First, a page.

Christopher Koelsch, president and CEO of LA Opera, calls COVID-19 “the defining impediment of our time.” But concerns over the coronavirus are not hindering the company’s ambitions for the 2022–2023 season.
LA Opera will return to a prepandemic performance schedule with six full productions in the Dorothy Chandler Pavilion, including the West Coast premiere of an eagerly awaited new work co-written by MacArthur “genius grant” recipient Rhiannon Giddens. The season also includes a larger-than-usual slate of concerts, plus several innovative works staged in smaller venues, including a new touring opera created for babies.
“Putting together a season of this scale and being able to attract this level of incredible directors, singers, and other theater artists, is a collective act of faith,” Koelsch said at a virtual press conference announcing the season. “It’s also a collective act of confidence that we are emerging from this [pandemic].
“I’m really excited by this season, and the momentum it represents, in terms of restoration and recovery. It is a reaffirmation of the urgency and necessity of the work we are doing together.”
The season kicks off Sept. 17 with Lucia di Lammermoor, in a new co-production with the Metropolitan Opera. Director Simon Stone’s production, which premieres at the Met this spring, “moves the action to present-day America in the midst of the opioid crisis,” Koelsch said.
The production will mark the debut of the company’s new resident conductor, Lina González-Granados, a Columbian-American musician who is wrapping up a two-year stint as the Chicago Symphony’s Solti Conducting Apprentice. The title role will be sung by Amanda Woodbury for the first three performances, and Liv Redpath for the final three.
The West Coast premiere of Omar follows on Oct. 22. It is based on the autobiography of Omar Ibn Said, a Muslim-African man who was enslaved in the American South in the early 19th century. It premieres at the Spoleto Festival in Charleston in May, and is scheduled to be staged in San Francisco, Chicago, and Boston, among other cities, following its Los Angeles run.
The work was co-created by Giddens, a founding member of the country/blues/roots band the Carolina Chocolate Drops, and Michael Abels, who composed the score to the horror film Get Out.
“The piece is astonishing and innovative in every way, in terms of vocal texture,” Koelsch said. “I don’t know of any other opera in history with vocal lines that were worked out on the banjo.”
Tosca, which follows on Nov. 19, will feature the return of star soprano Angel Blue, who was a member of the company’s Young Artists Program between 2007 and 2010. Gregory Kunde and Ryan McKinny co-star in the John Caird production, which will be conducted by Oksana Lyniv.
A new production of Mozart’s The Marriage of Figaro opens Feb. 4. Conducted by Music Director James Conlon and staged by veteran filmmaker James Gray, with costumes designed by Christian Lacroix, it will feature Craig Colclough, Janai Brugger, Lucas Meachem, and Ana Maria Martínez.
The final two mainstage shows will be the company’s first performances of Pelléas and Mélisande since 1995, and its first performances of Giuseppe Verdi’s Otello since 2008. Both the Claude Debussy opera, which opens March 25, and the Verdi, which opens May 13, will be conducted by Music Director James Conlon. Pelléas will be seen in David McVicar’s acclaimed production from Scottish Opera, and will star Sydney Mancasola and Will Liverman. Otello will feature artist-in-residence Russell Thomas in the title role.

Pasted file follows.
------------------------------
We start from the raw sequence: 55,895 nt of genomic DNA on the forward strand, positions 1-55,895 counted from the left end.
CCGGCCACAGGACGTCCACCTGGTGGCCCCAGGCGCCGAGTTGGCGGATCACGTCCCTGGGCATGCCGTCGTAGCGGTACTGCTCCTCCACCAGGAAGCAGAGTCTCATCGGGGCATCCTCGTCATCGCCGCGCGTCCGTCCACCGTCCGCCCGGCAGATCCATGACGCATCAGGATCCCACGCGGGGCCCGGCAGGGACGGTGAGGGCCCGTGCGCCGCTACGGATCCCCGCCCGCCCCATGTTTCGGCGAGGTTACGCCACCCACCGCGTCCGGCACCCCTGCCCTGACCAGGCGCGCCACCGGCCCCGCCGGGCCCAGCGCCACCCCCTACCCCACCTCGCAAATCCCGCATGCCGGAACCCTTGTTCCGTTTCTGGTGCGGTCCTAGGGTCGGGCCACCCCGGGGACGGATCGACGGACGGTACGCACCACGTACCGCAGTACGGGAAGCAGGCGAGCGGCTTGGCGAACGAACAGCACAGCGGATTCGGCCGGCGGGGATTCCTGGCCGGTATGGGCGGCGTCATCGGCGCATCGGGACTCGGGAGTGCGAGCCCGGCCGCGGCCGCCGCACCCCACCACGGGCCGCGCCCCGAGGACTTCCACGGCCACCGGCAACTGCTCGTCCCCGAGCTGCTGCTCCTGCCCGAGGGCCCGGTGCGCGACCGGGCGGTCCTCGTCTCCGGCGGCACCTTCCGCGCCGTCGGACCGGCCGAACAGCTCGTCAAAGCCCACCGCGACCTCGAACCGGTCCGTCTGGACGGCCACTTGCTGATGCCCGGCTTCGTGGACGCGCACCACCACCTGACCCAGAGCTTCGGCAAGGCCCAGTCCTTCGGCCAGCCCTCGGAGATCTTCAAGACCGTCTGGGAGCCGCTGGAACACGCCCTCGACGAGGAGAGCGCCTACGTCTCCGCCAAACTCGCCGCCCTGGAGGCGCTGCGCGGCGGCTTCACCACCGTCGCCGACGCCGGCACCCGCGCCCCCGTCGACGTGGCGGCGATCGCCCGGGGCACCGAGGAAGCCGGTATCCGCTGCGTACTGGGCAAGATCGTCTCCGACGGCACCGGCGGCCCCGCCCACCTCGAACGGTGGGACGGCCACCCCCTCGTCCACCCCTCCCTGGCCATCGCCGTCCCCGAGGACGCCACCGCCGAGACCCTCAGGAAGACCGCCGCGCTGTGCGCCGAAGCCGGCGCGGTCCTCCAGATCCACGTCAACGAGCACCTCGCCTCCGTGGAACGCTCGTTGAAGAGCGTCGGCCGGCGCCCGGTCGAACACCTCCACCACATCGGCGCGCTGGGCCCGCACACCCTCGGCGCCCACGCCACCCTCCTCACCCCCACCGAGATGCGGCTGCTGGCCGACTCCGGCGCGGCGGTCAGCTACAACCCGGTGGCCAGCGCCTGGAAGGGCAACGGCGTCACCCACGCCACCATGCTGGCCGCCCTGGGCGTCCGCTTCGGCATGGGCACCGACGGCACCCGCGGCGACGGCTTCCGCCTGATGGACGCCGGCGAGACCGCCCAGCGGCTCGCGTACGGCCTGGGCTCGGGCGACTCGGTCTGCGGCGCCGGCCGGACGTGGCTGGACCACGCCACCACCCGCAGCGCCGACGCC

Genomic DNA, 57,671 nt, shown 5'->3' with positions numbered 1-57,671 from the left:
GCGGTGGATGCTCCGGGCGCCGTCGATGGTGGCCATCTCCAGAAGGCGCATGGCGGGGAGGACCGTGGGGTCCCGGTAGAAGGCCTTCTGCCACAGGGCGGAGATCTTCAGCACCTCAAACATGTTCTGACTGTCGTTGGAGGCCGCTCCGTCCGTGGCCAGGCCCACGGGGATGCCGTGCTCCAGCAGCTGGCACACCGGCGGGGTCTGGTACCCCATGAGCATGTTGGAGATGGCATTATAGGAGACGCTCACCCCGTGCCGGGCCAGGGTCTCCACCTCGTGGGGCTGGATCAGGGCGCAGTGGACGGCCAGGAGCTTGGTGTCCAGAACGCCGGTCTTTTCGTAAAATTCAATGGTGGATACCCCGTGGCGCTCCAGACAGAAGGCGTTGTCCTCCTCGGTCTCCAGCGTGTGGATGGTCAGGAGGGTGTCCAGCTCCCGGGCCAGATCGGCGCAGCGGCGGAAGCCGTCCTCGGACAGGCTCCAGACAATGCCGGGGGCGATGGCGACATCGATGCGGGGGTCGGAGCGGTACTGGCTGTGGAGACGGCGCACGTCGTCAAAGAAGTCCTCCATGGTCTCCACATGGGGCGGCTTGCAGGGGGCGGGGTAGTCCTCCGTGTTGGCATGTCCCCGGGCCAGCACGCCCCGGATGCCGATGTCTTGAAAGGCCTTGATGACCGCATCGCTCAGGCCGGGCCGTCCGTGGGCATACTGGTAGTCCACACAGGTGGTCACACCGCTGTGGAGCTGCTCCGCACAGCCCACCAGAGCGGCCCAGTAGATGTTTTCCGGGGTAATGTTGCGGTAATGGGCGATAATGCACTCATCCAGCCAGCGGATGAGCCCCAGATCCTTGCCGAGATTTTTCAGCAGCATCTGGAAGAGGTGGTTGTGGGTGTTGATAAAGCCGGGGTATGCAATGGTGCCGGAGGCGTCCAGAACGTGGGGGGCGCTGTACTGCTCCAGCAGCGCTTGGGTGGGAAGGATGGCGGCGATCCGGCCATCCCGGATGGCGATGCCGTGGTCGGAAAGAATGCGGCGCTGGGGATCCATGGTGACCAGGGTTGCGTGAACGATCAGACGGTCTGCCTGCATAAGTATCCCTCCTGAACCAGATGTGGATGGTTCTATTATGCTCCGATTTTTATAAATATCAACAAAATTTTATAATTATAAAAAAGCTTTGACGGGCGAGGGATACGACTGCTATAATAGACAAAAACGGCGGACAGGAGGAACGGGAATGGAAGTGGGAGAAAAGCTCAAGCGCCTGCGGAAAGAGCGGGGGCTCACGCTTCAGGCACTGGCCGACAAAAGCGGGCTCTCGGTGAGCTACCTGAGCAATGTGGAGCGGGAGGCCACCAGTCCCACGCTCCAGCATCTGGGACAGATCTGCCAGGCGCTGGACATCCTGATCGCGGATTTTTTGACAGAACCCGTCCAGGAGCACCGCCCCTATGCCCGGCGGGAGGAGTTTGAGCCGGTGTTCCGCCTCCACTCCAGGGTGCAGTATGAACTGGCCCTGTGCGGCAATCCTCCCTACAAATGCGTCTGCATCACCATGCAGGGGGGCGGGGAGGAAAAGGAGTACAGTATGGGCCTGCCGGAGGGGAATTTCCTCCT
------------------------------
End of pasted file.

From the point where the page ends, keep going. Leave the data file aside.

Thomas will also give a recital of songs by African-American composers on Feb. 25, 2023, in the Colburn School’s Zipper Hall. Other recitalists will include tenor Juan Diego Flórez, Jan. 23 in the Dorothy Chandler Pavilion; Renée Fleming, June 10 in the Chandler; and the duo of mezzo-soprano Isabel Leonard and guitarist Pablo Sáinz-Villegas, Dec. 3 in Zipper Hall.
The English Concert, conducted by Harry Bicket, will give a concert performance of Handel’s oratorio Solomon on March 10, 2023, in the Dorothy Chandler Pavilion. Koelsch believes it will be the first time the 1749 work has ever been performed in Los Angeles. Also new to L.A. will be a double bill of contemporary Irish works by composers Emma O’Halloran and playwright Mark O’Halloran. The show, staged by Beth Morrison Projects, will take place April 27–30 at REDCAT.
Other offerings will include a screening of the classic 1931 horror film Frankenstein Oct. 28 and 29 at the Theatre at Ace Hotel. Composer Michael Shapiro will conduct members of the LA Opera Orchestra and Young Artists Program in a revised version of his 2002 score.
Finally, in the get-’em-hooked-early department, the company will debut a touring production of BambinO, an opera designed for babies between 6 and 18-months-old. It will be created by Scottish composer Lliam Paterson and directed by Phelim McDermott, who staged Philip Glass’s operas Akhnaten and Satyagraha for the company.
Of course, all of these plans are contingent upon COVID fading away, at least to manageable levels. Koelsch admitted that attendance was “a challenge” for the company’s initial 2021-2022 productions, but added that “it got increasingly better through the fall as people’s confidence grew.
“We feel extremely lucky that we completed the fall season without any interruptions,” he said. “Because we don’t come back to public performances until the second week of March, we feel reasonably confident that people will [feel safer] about returning as omicron, hopefully, passes.”
Subscriptions to the LA Opera’s 2022–2023 season, which start at $110 for all six mainstage operas, are now on sale. For more information, call (213) 972-8001, or go to LAOpera.org.